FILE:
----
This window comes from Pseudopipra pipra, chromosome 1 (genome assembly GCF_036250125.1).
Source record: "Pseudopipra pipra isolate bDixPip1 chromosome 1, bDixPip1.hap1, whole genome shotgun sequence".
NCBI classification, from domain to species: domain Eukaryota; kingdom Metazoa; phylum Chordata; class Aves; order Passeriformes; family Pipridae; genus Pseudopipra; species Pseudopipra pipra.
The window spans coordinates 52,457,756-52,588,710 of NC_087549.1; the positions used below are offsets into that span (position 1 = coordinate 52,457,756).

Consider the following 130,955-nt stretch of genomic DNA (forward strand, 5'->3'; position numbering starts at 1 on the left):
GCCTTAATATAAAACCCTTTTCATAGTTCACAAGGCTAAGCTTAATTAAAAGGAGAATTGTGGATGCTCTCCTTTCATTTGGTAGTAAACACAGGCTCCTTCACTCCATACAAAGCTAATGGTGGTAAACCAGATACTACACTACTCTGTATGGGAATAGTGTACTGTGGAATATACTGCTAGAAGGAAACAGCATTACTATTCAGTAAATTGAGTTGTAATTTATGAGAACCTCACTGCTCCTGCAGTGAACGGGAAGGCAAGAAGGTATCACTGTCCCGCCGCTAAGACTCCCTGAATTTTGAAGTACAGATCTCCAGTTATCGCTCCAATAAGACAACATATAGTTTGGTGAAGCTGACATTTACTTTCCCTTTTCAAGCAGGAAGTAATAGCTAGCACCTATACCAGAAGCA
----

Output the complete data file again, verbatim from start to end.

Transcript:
This window comes from Pseudopipra pipra, chromosome 1 (genome assembly GCF_036250125.1).
Source record: "Pseudopipra pipra isolate bDixPip1 chromosome 1, bDixPip1.hap1, whole genome shotgun sequence".
NCBI classification, from domain to species: domain Eukaryota; kingdom Metazoa; phylum Chordata; class Aves; order Passeriformes; family Pipridae; genus Pseudopipra; species Pseudopipra pipra.
The window spans coordinates 52,457,756-52,588,710 of NC_087549.1; the positions used below are offsets into that span (position 1 = coordinate 52,457,756).

Consider the following 130,955-nt stretch of genomic DNA (forward strand, 5'->3'; position numbering starts at 1 on the left):
GCCTTAATATAAAACCCTTTTCATAGTTCACAAGGCTAAGCTTAATTAAAAGGAGAATTGTGGATGCTCTCCTTTCATTTGGTAGTAAACACAGGCTCCTTCACTCCATACAAAGCTAATGGTGGTAAACCAGATACTACACTACTCTGTATGGGAATAGTGTACTGTGGAATATACTGCTAGAAGGAAACAGCATTACTATTCAGTAAATTGAGTTGTAATTTATGAGAACCTCACTGCTCCTGCAGTGAACGGGAAGGCAAGAAGGTATCACTGTCCCGCCGCTAAGACTCCCTGAATTTTGAAGTACAGATCTCCAGTTATCGCTCCAATAAGACAACATATAGTTTGGTGAAGCTGACATTTACTTTCCCTTTTCAAGCAGGAAGTAATAGCTAGCACCTATACCAGAAGCA